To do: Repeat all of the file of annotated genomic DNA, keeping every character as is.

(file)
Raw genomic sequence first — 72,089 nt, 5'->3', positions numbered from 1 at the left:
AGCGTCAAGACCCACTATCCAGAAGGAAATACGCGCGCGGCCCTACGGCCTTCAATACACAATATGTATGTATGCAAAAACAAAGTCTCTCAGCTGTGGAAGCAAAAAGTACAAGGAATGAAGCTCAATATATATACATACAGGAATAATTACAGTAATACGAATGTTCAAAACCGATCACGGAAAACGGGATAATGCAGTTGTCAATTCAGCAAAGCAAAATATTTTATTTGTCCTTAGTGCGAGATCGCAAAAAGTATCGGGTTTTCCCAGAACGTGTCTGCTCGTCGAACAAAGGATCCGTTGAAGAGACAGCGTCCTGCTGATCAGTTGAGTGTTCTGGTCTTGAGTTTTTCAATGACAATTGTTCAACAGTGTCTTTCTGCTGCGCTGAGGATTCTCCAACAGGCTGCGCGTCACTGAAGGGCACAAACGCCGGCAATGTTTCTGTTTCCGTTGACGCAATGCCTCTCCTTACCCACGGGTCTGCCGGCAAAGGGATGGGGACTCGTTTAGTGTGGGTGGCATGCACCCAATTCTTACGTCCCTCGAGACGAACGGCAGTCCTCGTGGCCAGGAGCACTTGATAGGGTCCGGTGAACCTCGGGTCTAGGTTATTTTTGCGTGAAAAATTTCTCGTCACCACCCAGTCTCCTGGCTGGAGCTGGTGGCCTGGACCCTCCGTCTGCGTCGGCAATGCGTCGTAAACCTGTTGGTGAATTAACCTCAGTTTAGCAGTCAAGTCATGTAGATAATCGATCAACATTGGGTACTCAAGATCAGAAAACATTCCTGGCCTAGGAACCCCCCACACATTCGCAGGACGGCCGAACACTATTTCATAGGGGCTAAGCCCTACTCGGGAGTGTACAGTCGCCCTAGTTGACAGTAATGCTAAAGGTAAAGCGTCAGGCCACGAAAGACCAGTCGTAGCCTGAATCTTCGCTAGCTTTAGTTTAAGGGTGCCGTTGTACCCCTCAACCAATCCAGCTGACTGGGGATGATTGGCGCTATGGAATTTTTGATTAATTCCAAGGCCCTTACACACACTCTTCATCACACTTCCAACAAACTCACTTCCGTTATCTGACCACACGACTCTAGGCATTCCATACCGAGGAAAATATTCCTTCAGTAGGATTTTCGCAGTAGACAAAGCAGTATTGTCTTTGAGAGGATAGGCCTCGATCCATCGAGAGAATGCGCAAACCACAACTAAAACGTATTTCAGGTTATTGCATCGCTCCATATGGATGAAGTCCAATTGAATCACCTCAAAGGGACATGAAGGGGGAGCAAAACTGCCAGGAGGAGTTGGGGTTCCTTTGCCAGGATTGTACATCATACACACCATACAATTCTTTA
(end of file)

Raw genomic sequence first — 72,089 nt, 5'->3', positions numbered from 1 at the left:
AGCGTCAAGACCCACTATCCAGAAGGAAATACGCGCGCGGCCCTACGGCCTTCAATACACAATATGTATGTATGCAAAAACAAAGTCTCTCAGCTGTGGAAGCAAAAAGTACAAGGAATGAAGCTCAATATATATACATACAGGAATAATTACAGTAATACGAATGTTCAAAACCGATCACGGAAAACGGGATAATGCAGTTGTCAATTCAGCAAAGCAAAATATTTTATTTGTCCTTAGTGCGAGATCGCAAAAAGTATCGGGTTTTCCCAGAACGTGTCTGCTCGTCGAACAAAGGATCCGTTGAAGAGACAGCGTCCTGCTGATCAGTTGAGTGTTCTGGTCTTGAGTTTTTCAATGACAATTGTTCAACAGTGTCTTTCTGCTGCGCTGAGGATTCTCCAACAGGCTGCGCGTCACTGAAGGGCACAAACGCCGGCAATGTTTCTGTTTCCGTTGACGCAATGCCTCTCCTTACCCACGGGTCTGCCGGCAAAGGGATGGGGACTCGTTTAGTGTGGGTGGCATGCACCCAATTCTTACGTCCCTCGAGACGAACGGCAGTCCTCGTGGCCAGGAGCACTTGATAGGGTCCGGTGAACCTCGGGTCTAGGTTATTTTTGCGTGAAAAATTTCTCGTCACCACCCAGTCTCCTGGCTGGAGCTGGTGGCCTGGACCCTCCGTCTGCGTCGGCAATGCGTCGTAAACCTGTTGGTGAATTAACCTCAGTTTAGCAGTCAAGTCATGTAGATAATCGATCAACATTGGGTACTCAAGATCAGAAAACATTCCTGGCCTAGGAACCCCCCACACATTCGCAGGACGGCCGAACACTATTTCATAGGGGCTAAGCCCTACTCGGGAGTGTACAGTCGCCCTAGTTGACAGTAATGCTAAAGGTAAAGCGTCAGGCCACGAAAGACCAGTCGTAGCCTGAATCTTCGCTAGCTTTAGTTTAAGGGTGCCGTTGTACCCCTCAACCAATCCAGCTGACTGGGGATGATTGGCGCTATGGAATTTTTGATTAATTCCAAGGCCCTTACACACACTCTTCATCACACTTCCAACAAACTCACTTCCGTTATCTGACCACACGACTCTAGGCATTCCATACCGAGGAAAATATTCCTTCAGTAGGATTTTCGCAGTAGACAAAGCAGTATTGTCTTTGAGAGGATAGGCCTCGATCCATCGAGAGAATGCGCAAACCACAACTAAAACGTATTTCAGGTTATTGCATCGCTCCATATGGATGAAGTCCAATTGAATCACCTCAAAGGGACATGAAGGGGGAGCAAAACTGCCAGGAGGAGTTGGGGTTCCTTTGCCAGGATTGTACATCATACACACCATACAATTCTTTA